Brighton Cente, Brighton 23/11/2014
It's a familiar cycle: a band who have been around forever release a new album (usually in an increasingly expensive series of exclusive editions, box sets and so on), hit the road on a global tour before the promotion for said album has even been completed, and then proceed to play barely any of the new album at all in their live set in favour of all the crowd-pleasing hits. It makes you wonder why they bothered spending any money on recording a new album in the first place.
Such is the case with Erasure's The Violet Flame, where just four tracks from the much-lauded, critically-rated new LP managed to scrape into what was essentially an Erasure greatest hits concert. And yet those four tracks - 'Reason', 'Elevation', 'Sacred' and 'Dead Of Night' - seemed to be the ones that Andy Bell, the bejewelled master of ceremonies in his top hat and tails, felt most at home with vocally. Sadly, and somewhat predictably, they were also the tracks that saw a lot of people migrate toward the bar.
Audience reaction to the new stuff to one side, the set once again proved how enduring Vince Clarke and Andy Bell's songs remain. 'Stop!', 'A Little Respect' and the opening rendition of 'Oh L'Amour' were all strong reminders of the duo's classic sound, while the obligatory encore of 'Sometimes' produced chills like it always does. Bell was as flamboyant and witty as ever, describing his outfit as attempting to be 'Liza Minelli meets Lucille Ball' but conceding that it looked more like 'Slash meets Willy Wonka'. The latter was much closer to the truth.
In contrast, Vince was as stoic as ever, fiddling with his laptop way back in the shadows and occasionally smacking a drum pad when he felt like it. The duo only really felt like a duo for 'Victim Of Love', when Andy moved to the back of the stage and Vince emerged from behind his laptop to stand next to him with an acoustic guitar, but that's the curious dynamic that's always prevailed between the flamboyant front man and the reserved musician.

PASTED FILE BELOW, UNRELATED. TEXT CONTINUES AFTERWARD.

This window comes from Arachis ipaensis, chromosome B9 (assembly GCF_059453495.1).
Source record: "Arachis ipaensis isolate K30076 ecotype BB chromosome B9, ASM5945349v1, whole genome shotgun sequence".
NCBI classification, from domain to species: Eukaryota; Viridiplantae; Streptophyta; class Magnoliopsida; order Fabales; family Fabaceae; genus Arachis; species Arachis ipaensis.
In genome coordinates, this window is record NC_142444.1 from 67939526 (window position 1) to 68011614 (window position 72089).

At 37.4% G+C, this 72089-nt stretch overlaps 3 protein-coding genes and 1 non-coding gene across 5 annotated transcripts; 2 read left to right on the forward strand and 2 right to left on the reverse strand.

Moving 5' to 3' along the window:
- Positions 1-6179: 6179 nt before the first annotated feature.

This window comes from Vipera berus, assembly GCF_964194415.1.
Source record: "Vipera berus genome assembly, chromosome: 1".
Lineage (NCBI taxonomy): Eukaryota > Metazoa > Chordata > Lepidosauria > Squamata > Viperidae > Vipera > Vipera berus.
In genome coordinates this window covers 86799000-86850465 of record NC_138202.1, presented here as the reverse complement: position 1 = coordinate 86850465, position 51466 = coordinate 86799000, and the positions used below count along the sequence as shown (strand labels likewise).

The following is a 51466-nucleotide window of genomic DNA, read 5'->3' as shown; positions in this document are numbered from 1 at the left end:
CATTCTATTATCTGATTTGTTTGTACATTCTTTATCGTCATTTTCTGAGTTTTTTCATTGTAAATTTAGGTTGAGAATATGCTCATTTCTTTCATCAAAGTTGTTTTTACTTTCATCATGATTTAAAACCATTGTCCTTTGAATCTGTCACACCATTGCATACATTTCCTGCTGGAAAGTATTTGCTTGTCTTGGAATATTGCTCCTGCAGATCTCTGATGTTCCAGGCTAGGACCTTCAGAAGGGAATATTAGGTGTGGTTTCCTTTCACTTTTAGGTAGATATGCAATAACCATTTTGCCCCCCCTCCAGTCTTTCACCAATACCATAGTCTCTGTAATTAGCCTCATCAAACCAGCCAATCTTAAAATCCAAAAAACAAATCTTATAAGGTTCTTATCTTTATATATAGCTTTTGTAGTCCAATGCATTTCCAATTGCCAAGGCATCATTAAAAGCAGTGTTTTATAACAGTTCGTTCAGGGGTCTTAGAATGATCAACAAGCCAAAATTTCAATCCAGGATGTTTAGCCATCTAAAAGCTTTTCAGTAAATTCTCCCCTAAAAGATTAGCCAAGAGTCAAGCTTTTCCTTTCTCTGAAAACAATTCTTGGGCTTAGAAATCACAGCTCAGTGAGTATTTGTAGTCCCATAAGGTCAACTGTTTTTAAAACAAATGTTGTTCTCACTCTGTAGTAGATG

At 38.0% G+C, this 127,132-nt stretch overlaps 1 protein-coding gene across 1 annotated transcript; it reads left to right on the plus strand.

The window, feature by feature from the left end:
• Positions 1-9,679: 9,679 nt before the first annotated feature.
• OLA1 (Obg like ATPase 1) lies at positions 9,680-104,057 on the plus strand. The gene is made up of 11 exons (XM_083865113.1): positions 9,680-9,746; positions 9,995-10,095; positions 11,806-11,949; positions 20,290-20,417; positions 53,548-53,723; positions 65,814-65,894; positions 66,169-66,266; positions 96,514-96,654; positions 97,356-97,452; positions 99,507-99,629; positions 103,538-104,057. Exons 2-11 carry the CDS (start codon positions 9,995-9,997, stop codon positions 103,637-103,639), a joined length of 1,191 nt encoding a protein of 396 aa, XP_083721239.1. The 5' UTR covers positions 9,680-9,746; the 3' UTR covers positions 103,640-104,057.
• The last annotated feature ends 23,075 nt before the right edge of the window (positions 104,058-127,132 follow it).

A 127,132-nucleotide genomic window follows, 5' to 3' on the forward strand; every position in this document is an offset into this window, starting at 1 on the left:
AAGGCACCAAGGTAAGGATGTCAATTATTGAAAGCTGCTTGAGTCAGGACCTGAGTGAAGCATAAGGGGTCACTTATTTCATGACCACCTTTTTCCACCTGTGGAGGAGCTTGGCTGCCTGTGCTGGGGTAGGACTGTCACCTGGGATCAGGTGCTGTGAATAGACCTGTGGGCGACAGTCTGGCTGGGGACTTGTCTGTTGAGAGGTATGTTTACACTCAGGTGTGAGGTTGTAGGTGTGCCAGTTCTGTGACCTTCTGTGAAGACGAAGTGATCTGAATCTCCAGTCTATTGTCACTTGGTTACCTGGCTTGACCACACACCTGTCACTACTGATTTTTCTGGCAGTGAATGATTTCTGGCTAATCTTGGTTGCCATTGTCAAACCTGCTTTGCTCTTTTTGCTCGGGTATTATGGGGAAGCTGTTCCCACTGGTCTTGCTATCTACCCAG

Old tracks like 'Star' and 'You Surround Me' were dusted off and given fresh new arrangements, the former taking on a chunky, heavy sound while the latter was sped up and given a more muscular treatment including sampled electric guitars that sounded briefly like Blondie's 'One Way Or Another'. 'Chorus' and 'Love To Hate You' both began with long, pulsing, introductions that showed Vince's time of knocking out minimal techno mixes has helped him bring some of the slow-reveal drama to his electronic pop work. 'Ship Of Fools' was given a skeletal electro feel that didn't quite work, and which sounded a lot like Madonna's 'Justify My Love' (and not in a good way) while 'Chains Of Love' was pitched way too fast, leaving behind a lot of the soul and emotion that made that song so memorable in the first place.
In the second half of the set, Andy pointed at his Debbie Harry t-shirt and said that she'd taught him that you can never have enough 'woahs' in your music. It may have been intended simply to raise a laugh from the crowd, but it's also one of the reasons that this duo have succeeded where others have fallen by the wayside. Few other synth duos have so perfectly combined soul with the soullessness of synths and it's a formula that continues to serve them well.
BRIGHTON - BRIGHTON CENTRE - 23/11/2014
Oh L’Amour / Star / Reason / Breath of Life / You Surround Me / Elevation / Stop! / Drama / Victim of Love / Ship of Fools / Sacred / Breathe / Dead of Night / Blue Savannah / Chorus / Love To Hate You / A Little Respect / Chains of Love / Always / Sometimes
Review by Mat Smith. Photographs by Andy Sturmey.
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